In her first trip Lessing refrains from visiting her "myth country", the farm she grew up in, because of "a fear of tampering with (her( myth" (35). When she returns to this childhood place in 1988 after so many years she suddenly travels to her past, remembering her parents and the landscape she played with her brother. Now the bush which used to be full of birds and wild animals is gone, and everything, for Lessing, "spoke of failure" (316). Apart from the changes in nature Lessing is upset by the replacement of their farmhouse with a new dull- looking bungalow, which is incomparable to the previous one. As she confesses in "Going Home", her concept of "home" is based on the first house her family lived in Africa. Since she has lived in over sixty different houses, she has lost her sense of "home" as a comfortable place, and the only peaceful "home" is the one in the bush: "I don't live anywhere; I never have since I left that first house on the kopje." (594) The reason why that first house has too much effect on the writer is because it was made of logs, mud and grass, "a living thing, responsive to every mood of the weather; and during the time I was growing up it had already begun to sink back into the forms of the bush." (DLR, 597) Lessing explains why she prefers this house to the dwellings in London in her autobiography, "Under My Skin":

Lessing universalizes her sadness, claiming that "every day there are more people everywhere in the world in mourning for trees, forest, bush, rivers, animals, lost landscapes ... you could say this is an established  part of the human mind, a layer of grief, always deepening and darkening." (AL, 318)

As Michael Kowalewski points out, "The most successful travel narratives generally blend outward spatial aspects of travel (social observation and evocation of alien settings and sensibilities) with the inward, temporal forms of memory and recollection." (9) Lessing's travels to Africa are from the outward to the inward; her observations of the dynamics of development in terms of politics, people's attitude, and lifestyle after the country gained its independence are transformed to an inward journey in which nature reminds her her past. Thus, these travels mean for Lessing a revival of the sense of belonging to a previous "home" and at the same time a sense of displacement, as she feels herself to be a stranger when she goes back to her childhood environment.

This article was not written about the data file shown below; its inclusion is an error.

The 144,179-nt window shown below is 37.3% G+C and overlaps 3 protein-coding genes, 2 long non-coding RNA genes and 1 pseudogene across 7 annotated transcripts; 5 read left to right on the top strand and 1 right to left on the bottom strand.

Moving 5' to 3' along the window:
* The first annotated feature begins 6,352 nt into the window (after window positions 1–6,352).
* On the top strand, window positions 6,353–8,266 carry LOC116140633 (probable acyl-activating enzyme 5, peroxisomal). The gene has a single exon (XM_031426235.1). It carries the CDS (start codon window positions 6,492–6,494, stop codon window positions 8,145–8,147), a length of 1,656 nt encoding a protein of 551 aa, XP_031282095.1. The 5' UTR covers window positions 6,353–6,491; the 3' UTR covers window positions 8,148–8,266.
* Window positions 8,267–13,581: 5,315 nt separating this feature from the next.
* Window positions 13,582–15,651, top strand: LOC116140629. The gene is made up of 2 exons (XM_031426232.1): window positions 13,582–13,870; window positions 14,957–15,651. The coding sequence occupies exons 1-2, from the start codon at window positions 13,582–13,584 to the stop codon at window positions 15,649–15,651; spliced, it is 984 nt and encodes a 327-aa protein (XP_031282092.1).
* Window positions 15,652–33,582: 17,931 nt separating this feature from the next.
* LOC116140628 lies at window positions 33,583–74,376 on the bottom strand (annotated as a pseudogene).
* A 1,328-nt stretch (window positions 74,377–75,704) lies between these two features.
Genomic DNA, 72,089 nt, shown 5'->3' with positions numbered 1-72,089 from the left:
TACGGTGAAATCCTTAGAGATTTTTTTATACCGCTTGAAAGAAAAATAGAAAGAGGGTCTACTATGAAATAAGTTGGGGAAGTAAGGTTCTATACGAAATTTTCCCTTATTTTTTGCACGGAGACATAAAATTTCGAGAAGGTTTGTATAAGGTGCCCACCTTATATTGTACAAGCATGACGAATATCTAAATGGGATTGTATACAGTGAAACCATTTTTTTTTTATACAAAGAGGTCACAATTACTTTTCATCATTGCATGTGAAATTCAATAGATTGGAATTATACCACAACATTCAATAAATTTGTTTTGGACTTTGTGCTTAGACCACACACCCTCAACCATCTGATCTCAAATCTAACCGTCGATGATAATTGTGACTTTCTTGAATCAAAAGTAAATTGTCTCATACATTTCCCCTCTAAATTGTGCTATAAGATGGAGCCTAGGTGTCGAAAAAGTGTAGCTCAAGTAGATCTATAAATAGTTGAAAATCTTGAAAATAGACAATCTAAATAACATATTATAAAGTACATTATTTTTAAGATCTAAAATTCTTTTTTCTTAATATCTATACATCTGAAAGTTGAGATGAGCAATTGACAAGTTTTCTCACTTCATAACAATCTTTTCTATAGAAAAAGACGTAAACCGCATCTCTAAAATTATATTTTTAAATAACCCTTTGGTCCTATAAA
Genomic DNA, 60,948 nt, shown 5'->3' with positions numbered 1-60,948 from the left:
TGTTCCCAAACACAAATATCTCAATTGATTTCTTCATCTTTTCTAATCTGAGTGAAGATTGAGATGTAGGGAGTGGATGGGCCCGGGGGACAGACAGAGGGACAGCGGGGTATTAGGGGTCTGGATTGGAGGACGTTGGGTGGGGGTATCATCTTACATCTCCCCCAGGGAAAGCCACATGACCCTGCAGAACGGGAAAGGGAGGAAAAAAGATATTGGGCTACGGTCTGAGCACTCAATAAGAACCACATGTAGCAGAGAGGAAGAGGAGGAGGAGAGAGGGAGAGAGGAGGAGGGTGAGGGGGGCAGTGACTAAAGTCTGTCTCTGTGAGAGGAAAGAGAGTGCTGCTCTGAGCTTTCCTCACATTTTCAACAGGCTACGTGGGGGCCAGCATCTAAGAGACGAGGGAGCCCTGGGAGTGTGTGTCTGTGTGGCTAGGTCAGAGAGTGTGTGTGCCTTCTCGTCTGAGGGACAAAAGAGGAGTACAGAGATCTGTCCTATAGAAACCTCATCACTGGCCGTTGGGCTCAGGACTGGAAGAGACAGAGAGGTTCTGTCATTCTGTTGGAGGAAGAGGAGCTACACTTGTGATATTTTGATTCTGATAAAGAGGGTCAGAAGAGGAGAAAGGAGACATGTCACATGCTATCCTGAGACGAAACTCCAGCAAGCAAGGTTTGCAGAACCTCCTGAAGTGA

African Laughter: AL

Collected African Stories: CAS

The Doris Lessing Reader: DLR

Works Cited

Fanon,  Frantz. "Black Skin, White  Mask".  Trans.  Charles Lam  Markmann.  New  York:
Grove Press, 1967.

Kowalewski,  Michael,  ed.  "Temperamental  Journeys:  Essays on the Modern Literature of Travel". Athens, Georgia: U of Georgia P 1992.

Lessing, Doris. The "African Laughter" " Four Visits to Zimbabwe". London: Harper, 1992

"The Doris Lessing Reader". New York: Knopf, 1988. 593-603.

"This was the Old Chief's Country: Collected African Stories. Vol. 1". London: Paladin, 1992.

“ Under My Skin". London: Harper, 1994.